Cricket: Pollution stops play for about 20min on second day of India-Sri Lanka Test in Delhi

Sri Lanka cricket players wear masks in an attempt to protect themselves from air pollution during the second day of their third Test cricket match against India, on Dec 3, 2017. PHOTO: AFP

NEW DELHI (AFP) - Hazardous smog interrupted the third Test between India and Sri Lanka in New Delhi on Sunday, with players wearing face masks as air quality dipped in the world's most polluted capital city.

Many of Sri Lanka's fielders returned from lunch on the second day of the Test against India wearing masks amid visible haze at the Feroz Shah Kotla stadium.

The Press Trust of India said it was the first time in the 140-year history of Test cricket that an international side had taken to the field in face masks.

A short while later, play was halted for around 20 minutes as Sri Lanka complained to the umpires about the smoggy conditions. The umpires consulted the match referee, team doctors and physiotherapists before deciding to resume play.

The US embassy website on Sunday showed levels of the smallest and most harmful airborne pollutants in Delhi at 328 - more than 10 times the level considered safe by the World Health Organisation (WHO).

The visitors protested twice more, and pacemen Lahiru Gamage and Suranga Lakmal returned to the pavilion, leaving the Sri Lankans running short of fielders.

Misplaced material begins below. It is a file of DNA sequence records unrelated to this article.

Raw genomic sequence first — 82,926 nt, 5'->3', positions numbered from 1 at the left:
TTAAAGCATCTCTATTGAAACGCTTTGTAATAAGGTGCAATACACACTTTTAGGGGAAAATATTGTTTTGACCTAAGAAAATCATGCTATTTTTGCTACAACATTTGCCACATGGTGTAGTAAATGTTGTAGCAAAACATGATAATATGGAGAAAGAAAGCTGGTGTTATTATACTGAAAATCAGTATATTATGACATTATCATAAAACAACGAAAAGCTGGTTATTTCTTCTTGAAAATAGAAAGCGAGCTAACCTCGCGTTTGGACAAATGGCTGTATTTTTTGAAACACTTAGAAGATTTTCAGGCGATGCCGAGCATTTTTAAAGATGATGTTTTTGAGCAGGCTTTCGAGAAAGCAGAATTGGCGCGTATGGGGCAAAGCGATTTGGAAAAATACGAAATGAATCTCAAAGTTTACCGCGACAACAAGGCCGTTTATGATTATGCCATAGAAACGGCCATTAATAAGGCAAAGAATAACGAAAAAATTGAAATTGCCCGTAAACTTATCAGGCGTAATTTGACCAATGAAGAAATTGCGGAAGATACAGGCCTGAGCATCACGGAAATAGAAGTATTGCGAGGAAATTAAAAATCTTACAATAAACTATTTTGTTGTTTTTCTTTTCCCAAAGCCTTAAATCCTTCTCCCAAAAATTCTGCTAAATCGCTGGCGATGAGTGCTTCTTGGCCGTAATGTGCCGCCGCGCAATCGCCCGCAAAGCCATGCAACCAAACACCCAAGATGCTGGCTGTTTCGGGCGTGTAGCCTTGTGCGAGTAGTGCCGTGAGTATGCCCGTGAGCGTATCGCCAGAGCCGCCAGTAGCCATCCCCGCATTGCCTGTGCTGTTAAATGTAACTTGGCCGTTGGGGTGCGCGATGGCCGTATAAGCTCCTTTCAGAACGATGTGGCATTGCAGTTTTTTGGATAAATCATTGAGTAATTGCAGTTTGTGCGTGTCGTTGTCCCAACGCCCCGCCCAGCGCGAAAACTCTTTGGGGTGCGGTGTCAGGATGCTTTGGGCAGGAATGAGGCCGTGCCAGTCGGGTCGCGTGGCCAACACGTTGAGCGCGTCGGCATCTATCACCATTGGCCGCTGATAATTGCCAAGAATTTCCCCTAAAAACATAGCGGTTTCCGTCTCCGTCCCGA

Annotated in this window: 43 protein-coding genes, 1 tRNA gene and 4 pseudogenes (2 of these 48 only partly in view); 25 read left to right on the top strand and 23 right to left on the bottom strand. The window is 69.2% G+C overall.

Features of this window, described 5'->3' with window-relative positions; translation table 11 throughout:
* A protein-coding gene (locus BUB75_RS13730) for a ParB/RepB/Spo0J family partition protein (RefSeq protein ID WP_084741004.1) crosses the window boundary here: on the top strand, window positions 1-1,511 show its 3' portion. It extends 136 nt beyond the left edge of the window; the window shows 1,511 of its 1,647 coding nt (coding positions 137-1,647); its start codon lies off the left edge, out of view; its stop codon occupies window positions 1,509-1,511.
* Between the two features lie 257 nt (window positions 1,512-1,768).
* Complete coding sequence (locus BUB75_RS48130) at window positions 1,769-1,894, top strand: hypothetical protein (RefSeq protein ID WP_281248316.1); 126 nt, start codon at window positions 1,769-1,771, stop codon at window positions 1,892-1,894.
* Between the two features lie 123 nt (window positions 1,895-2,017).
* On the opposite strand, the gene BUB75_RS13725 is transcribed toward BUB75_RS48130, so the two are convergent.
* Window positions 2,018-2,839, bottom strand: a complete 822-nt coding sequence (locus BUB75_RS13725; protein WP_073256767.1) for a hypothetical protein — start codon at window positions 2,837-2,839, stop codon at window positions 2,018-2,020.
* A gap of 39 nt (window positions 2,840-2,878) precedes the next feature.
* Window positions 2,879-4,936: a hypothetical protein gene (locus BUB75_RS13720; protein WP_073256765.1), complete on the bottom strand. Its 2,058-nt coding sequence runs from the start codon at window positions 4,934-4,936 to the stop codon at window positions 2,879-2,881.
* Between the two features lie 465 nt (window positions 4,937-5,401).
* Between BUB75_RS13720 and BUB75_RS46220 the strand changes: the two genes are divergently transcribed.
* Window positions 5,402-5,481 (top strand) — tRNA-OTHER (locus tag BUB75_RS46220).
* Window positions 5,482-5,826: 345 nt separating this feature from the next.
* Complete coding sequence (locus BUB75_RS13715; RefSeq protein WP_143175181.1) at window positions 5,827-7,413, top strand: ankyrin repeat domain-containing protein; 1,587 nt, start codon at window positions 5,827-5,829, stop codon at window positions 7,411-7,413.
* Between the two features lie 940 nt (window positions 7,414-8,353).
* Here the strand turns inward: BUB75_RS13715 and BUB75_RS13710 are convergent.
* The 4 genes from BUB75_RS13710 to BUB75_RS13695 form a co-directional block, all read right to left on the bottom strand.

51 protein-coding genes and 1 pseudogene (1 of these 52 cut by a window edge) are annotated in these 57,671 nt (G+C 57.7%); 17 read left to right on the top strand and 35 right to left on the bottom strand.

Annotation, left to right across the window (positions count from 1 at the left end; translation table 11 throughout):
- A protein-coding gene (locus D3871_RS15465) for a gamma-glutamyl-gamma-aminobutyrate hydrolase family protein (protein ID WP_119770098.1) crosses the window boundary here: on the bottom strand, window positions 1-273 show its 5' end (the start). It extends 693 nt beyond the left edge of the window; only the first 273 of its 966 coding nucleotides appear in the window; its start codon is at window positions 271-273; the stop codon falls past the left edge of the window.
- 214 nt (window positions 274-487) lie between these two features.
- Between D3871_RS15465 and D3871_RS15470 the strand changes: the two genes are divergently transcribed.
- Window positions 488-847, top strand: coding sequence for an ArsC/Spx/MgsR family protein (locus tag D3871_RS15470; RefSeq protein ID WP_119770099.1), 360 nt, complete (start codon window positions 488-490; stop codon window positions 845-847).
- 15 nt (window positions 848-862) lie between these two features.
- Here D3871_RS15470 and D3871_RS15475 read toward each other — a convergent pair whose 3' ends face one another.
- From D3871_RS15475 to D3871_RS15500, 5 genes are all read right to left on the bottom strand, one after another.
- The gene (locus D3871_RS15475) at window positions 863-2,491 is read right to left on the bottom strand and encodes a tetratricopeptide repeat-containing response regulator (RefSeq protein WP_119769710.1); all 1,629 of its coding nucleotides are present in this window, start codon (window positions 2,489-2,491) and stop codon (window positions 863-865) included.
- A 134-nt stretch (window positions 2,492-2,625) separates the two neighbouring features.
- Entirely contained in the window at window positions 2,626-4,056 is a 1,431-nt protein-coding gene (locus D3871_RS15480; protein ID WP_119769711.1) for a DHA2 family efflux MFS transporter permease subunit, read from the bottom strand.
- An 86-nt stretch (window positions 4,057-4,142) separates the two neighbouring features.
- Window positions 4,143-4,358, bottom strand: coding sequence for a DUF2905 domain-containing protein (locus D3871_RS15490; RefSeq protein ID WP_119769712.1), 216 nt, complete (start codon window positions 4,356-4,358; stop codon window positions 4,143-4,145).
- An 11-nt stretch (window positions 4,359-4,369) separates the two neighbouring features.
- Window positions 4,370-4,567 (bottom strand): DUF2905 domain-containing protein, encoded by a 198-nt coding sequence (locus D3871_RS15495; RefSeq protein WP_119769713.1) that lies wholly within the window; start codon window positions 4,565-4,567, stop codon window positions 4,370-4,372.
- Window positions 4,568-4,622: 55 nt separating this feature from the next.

This prompted Indian skipper Virat Kohli, who became the first international captain to hit six Test double centuries after he cracked a career-best 243, to declare his first innings on 536 for seven to get the Sri Lankan fielders off the ground.

The islanders were booed by Indian fans as their opening batsmen walked to the crease.

Play is routinely suspended due to poor weather, low visibility, lightning or rain but a stoppage as a result of pollution is almost unheard of.

"It is definitely a first of its kind," said one commentator on the official television broadcast.

At tea, the visitors were reeling at 18 for two but recovered to 131 for three at stumps.

Indian sports commentator Ayaz Memon said the dramatic scenes sent an "unedifying message about Delhi's pollution" and urged the authorities to combat the scourge.

Health risk

But India's powerful cricket board was less than impressed and said it would write to its Sri Lankan counterparts about the incident.

"If 20,000 people in the stands did not have problem and the Indian team did not face any issue, I wonder why Sri Lankan team made a big fuss?" said C.K. Khanna, acting president of the Board of Control for Cricket in India.

Last month, more than 30,000 runners competed in the Delhi half marathon, despite dire health warnings from doctors who called for the race to be postponed.

Doctors warn that competitive exercise during severe pollution can trigger asthma attacks, worsen lung conditions and increase the risk of heart attacks and strokes.

Other top-level sporting events in Delhi, such as international cricket and golf tournaments, have attracted less attention despite the hazardous levels of pollution.

A smog outbreak last month in the Indian capital - an incident described by doctors as a public health emergency - saw schools shut for days as pollution soared to 40 times the safe WHO levels.

Delhi's air quality typically worsens in winter as cooler air traps pollutants near the ground, preventing them from dispersing into the atmosphere - a phenomenon known as inversion.

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